- The Washington Times - Monday, July 30, 2001

An Annapolis lawyer whose client was convicted of cruelty to the family dog, Max, plans to convince a Maryland appeals court that the trial judge misunderstood John Zeits Jr.'s intention when he slit Max's throat and smashed the dog's head. He wasn't trying to maim the dog or cause it pain — he thought he was killing it.
Sound like a strange basis of appeal? Not to lawyer Emory Tamplin. He believes it is a winning argument under old Maryland law, which does not forbid owners from killing their animals, but does forbid them from acts of cruelty.
Anne Arundel County District Judge David S. Bruce sentenced Odenton resident John Zeits Jr., 23, to 90 days in jail on charges he slit his dog's throat, broke its neck and repeatedly stabbed it in the head with a box knife after the adopted stray bit his 16-month-old daughter — breaking the skin on her cheek — when she tried to hug the dog.
"The judge's decision was based on suburban standards, not rural standards. My client saw blood on his child's face when he got home," Mr. Tamplin said.
Before taking his daughter to the hospital, Mr. Zeits drove what he thought was Max's corpse to a nearby construction site and slipped it into an open drain pipe. When he came back later to bury the remains, the dog was gone.
"His intention was to kill the dog, not maim it or cause it pain," said Mr. Tamplin, who filed his appeal Friday.
But Max didn't die. He crawled out of the pipe, and some neighbors noticed his limp and bloody body. They wrapped towels around his neck before rushing him to a nearby veterinary hospital.
"My client did what he thought was appropriate to a dog that bites children," Mr. Tamplin said. "Our position is that under Maryland law you're allowed to do that dogs are property."
"I can go out and buy a horse today, take it home and put it down — that's my right. But you can pull the wings off a fly and go to jail for it," Mr. Tamplin said.
Not everyone shares Mr. Tamplin's view of the law.
Lou Sullivan Carter, vice president of the board of directors for Anne Arundel County's Society for the Prevention of Cruelty to Animals, said she thinks Mr. Zeits "got a light sentence."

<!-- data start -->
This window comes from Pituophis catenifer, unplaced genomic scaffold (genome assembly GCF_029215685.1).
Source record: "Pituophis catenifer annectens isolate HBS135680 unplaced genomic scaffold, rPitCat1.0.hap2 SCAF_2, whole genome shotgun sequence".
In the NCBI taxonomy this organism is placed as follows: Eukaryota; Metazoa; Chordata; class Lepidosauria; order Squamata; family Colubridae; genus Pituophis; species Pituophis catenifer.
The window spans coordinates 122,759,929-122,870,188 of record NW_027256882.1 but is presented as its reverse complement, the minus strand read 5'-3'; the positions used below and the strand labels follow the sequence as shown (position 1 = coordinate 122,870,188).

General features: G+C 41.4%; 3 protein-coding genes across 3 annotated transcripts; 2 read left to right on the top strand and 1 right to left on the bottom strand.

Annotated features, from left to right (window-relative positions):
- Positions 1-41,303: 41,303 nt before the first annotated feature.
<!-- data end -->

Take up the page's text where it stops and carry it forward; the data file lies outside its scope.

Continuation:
"He should get prosecuted to the full extent of the law," Mrs. Carter said. "They've got to start sending a message that you can't get away with this."
Mr. Zeits adopted the dog not long after the skinny spaniel-setter jumped in his truck parked outside a 7-Eleven last summer, according to Mr. Tamplin. Despite protests from his wife, Mr. Zeits kept the stray at home and nursed it back to health as the family pet.
Shortly after midnight Oct. 2, when Max drew blood from the face of the Zeits' baby daughter, Mr. Zeits became enraged.
In court last week, Mr. Zeits testified that he sped home from work and stabbed and slashed Max on the third-floor balcony of the family's condominium.
Mr. Tamplin said Mr. Zeits cried as his described the incident in court.
Along with the 90 days jail time served on work release, Judge Bruce ordered Mr. Zeits to complete an anger-management program and pay more than $1,700 in veterinary bills for the surgery that saved the dog.
Judge Bruce declined to discuss the case with The Washington Times.
Mr. Zeits also declined to comment.
"My client could have easily said, 'Some stray dog bit [my daughter] and I don't know where it is,'" Mr. Tamplin said. "The court sort of grudgingly acknowledged that a person has the right to kill an animal. As any farmer knows, it happens every day to pigs, sheep, goats, chickens they usually just wring their necks. People are not punished for doing these things."
Tahira Shane Thomas, administrator of Anne Arundel County animal control, which now has custody of Max, said, "This is one of the most horrible acts our agency has experienced — Max is not a farm animal and Mr. Zeits is not a farmer."
"This is a domestic animal, regarded in society as a pet, an animal not used for farming purposes such as slaughter and food products," Miss Thomas said. "Dogs and cats are companion animals. For that reason, there are animal cruelty laws that protect them from unnecessary pain and attempts of mutilation.
"Even if an animal is being killed in a commercial setting, such as slaughter animals, they, too, are given protection so they are killed in a humane fashion," she said.
Mr. Tamplin said Mr. Zeits showed compassion when he took Max into his home because the dog might have died had Mr. Zeits not rescued him.
"You can't blame the dog for what it did. It's called fear biting — he was startled by the baby," Mrs. Carter said. "What kind of an example is that of a way to settle something? If something causes a problem, you should kill it? We domesticated the dog, now it's our responsibility to take care of it."

Copyright © 2018 The Washington Times, LLC. Click here for reprint permission.

The Washington Times Comment Policy

The Washington Times welcomes your comments on Spot.im, our third-party provider. Please read our Comment Policy before commenting.


Click to Read More and View Comments

Click to Hide